Want no-BS insights on building a highly profitable freelancing business?
✓ FREE 5 Day Course on Winning Top Paying Clients
✓ Q&A - Send In Your Questions, I Answer Them Here
✓ LIVE Webinars
✓ The Chance to Win a FREE Coaching Call
I guarantee 100% privacy. Your information will not be shared
This is Day 7 of 31 Days to Start a Freelancing Business (or Make Yours a Better One). Click here to read Day 1.
Today, you put everything together to create the list of services you’re going to offer.
Choosing What Services to Offer
The first step is to go back to your matrix of skills and fill out the third column:
Now, look at the skills that have 3 check marks. These are the skills you’re good at, you enjoy doing and your clients want and are willing to pay for. In our example above, “writing blog posts” meets all three criteria.
If you don’t have many – or any – skills that satisfy all three criteria, then make a list of those that have two check marks. At this point, you have to decide which is more important: making money or enjoying your work? That is, would you rather offer a service that you’re good at, but don’t enjoy – or something you do enjoy but aren’t very good at yet?
Choosing One Service Over Another
I remember when I was starting out, I was very dismayed that website owners paid very little for article writing, as little as $5 per article. It just wasn’t worth the time it would take away from my family. The wise lady-entrepreneurs at Mom Masterminds advised that I pursue other types of writing, such as press release writing.
Now, at that point, I had been writing press releases for 14 years for the United Nations. I was, to say the least, weary of it. On the other hand, I had been doing it so much that I could write a press release in my sleep. So I figured press release writing was much better than article writing for peanuts. And so I offered press release writing instead of article writing.
If you choose to offer services you excel at but don’t enjoy, you can charge premium rates. You’ll just have to put up with the work until you have so much business that you can choose to do only what you enjoy. For example, I removed press release writing from my list of services a few months ago and now only do what I absolutely like to do. You’ll get to that point, too.
However, if you choose to go with skills you’re not yet very good at, but that you love, then keep in mind you’ll have to charge lower-than-industry-standard rates. After all, you’re still learning and honing your skills in that area. Make sure you actually do something to get better at it.
In my case, I wanted to go into copywriting and took Lorrie Morgan-Ferrero’s homestudy course. But I knew I needed to get real-life copywriting experience. I offered my sales page writing services at about 60% of what my competitors were charging. I even offered one for free to get feedback and a testimonial from a very influential client.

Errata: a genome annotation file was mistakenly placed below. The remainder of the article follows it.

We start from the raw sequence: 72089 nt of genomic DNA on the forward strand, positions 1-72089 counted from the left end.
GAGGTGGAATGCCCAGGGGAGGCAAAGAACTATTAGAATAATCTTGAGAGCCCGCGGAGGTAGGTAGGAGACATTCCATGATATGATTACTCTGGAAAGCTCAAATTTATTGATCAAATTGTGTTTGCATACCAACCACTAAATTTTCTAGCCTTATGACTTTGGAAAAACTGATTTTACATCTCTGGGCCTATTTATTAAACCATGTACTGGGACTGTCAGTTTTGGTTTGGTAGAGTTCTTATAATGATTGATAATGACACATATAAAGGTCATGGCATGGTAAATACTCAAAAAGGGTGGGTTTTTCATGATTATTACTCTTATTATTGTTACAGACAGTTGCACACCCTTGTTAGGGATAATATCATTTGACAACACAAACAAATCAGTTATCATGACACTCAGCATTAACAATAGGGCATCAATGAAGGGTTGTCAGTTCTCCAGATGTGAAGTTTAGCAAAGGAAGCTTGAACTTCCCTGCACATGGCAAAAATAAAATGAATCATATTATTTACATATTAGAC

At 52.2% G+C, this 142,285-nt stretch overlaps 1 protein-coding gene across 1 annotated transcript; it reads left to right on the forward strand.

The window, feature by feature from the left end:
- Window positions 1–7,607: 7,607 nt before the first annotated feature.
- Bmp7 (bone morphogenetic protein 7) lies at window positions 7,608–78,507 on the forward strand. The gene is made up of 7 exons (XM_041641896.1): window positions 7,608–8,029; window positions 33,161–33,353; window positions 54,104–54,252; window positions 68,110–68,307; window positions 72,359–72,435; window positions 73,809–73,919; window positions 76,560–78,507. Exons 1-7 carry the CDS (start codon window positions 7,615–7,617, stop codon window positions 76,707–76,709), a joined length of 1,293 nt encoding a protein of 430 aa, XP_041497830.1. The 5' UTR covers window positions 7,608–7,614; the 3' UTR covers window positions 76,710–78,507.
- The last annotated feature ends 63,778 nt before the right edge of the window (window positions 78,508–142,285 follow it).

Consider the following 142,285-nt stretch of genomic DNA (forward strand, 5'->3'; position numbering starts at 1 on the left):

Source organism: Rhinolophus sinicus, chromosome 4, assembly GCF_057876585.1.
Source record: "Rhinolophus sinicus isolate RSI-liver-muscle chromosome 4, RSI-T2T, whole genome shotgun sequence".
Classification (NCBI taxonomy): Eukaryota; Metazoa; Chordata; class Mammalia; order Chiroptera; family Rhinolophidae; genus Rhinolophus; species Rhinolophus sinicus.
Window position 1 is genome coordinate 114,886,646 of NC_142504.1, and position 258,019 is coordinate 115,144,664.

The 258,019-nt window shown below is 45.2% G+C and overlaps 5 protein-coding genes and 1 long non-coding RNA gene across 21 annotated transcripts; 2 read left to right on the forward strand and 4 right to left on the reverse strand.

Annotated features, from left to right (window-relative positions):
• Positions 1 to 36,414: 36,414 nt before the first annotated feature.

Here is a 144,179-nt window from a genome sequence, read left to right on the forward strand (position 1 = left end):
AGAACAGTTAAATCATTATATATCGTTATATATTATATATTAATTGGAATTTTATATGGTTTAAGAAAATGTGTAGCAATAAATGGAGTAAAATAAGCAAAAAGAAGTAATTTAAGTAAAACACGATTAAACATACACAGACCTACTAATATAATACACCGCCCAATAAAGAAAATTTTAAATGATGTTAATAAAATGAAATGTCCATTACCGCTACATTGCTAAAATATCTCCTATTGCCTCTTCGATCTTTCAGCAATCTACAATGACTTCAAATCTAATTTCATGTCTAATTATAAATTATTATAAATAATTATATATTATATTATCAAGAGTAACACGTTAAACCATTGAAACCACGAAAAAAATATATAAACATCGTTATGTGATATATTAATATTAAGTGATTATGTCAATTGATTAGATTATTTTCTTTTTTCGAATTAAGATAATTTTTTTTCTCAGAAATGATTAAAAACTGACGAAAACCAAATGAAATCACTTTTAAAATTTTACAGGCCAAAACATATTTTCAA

Of course, you can have a combination of services – those that meet all 3 criteria, and those that meet only 2.
One requirement each of your services must meet is: demand. If your target clients don’t want the service then forget it. No matter how good you are at it, and even if you give that service away for free, you won’t have any takers.
Making Your Services More Profitable
Now that you have a list of services you’d like to offer, go back to each one and ask yourself: “What more can I do to add value to this service?”
Or, “How can I make my client’s life easier, better or more profitable with this service?”
Sometimes, the answer involves adding some other small services that would be easy for you to do. For example, if you want to offer article writing services, why not add keyword research, submission to a dozen article directories, and social bookmarking the articles? Or how about adding an optional article spinning service: you write 6 unique versions of the same article.
So don’t just offer an article writing service. Make it an article writing package. That way, you can charge more for basically the same service. (More on your rates tomorrow)
This is also a good time to think of long-term services to offer. Ask yourself, “After I perform this service, what will my clients need or want to make his/her endeavor truly successful?”
Say you’re offering WordPress installation and customization. What will your client need or want after her WordPress site has been installed? She’ll need plugins and WordPress to be updated regularly. She’ll also want her site to be fully backed up and secure. Why not offer those services as a monthly WordPress blog maintenance service?
Now you’re getting savvy!
What do you think of today’s task? Do share your insights by posting a comment below.
photo credit: kafka4prez
PS: By the way, don’t get carried away and prepare a menu of 12 services. Start with 3 services. Otherwise, your target clients could get overwhelmed. You can adjust your menu as you go along and get a better understanding of your target clients, and as you develop more skills.
PPS: You can also leave some services unannounced. That is, you don’t publicly offer them but you they’re available only for your existing clients. You can offer them as you complete a related task for a client. This will make them feel special, like they’re part of an exclusive club. This is a very savvy approach (shhh! keep it a secret!)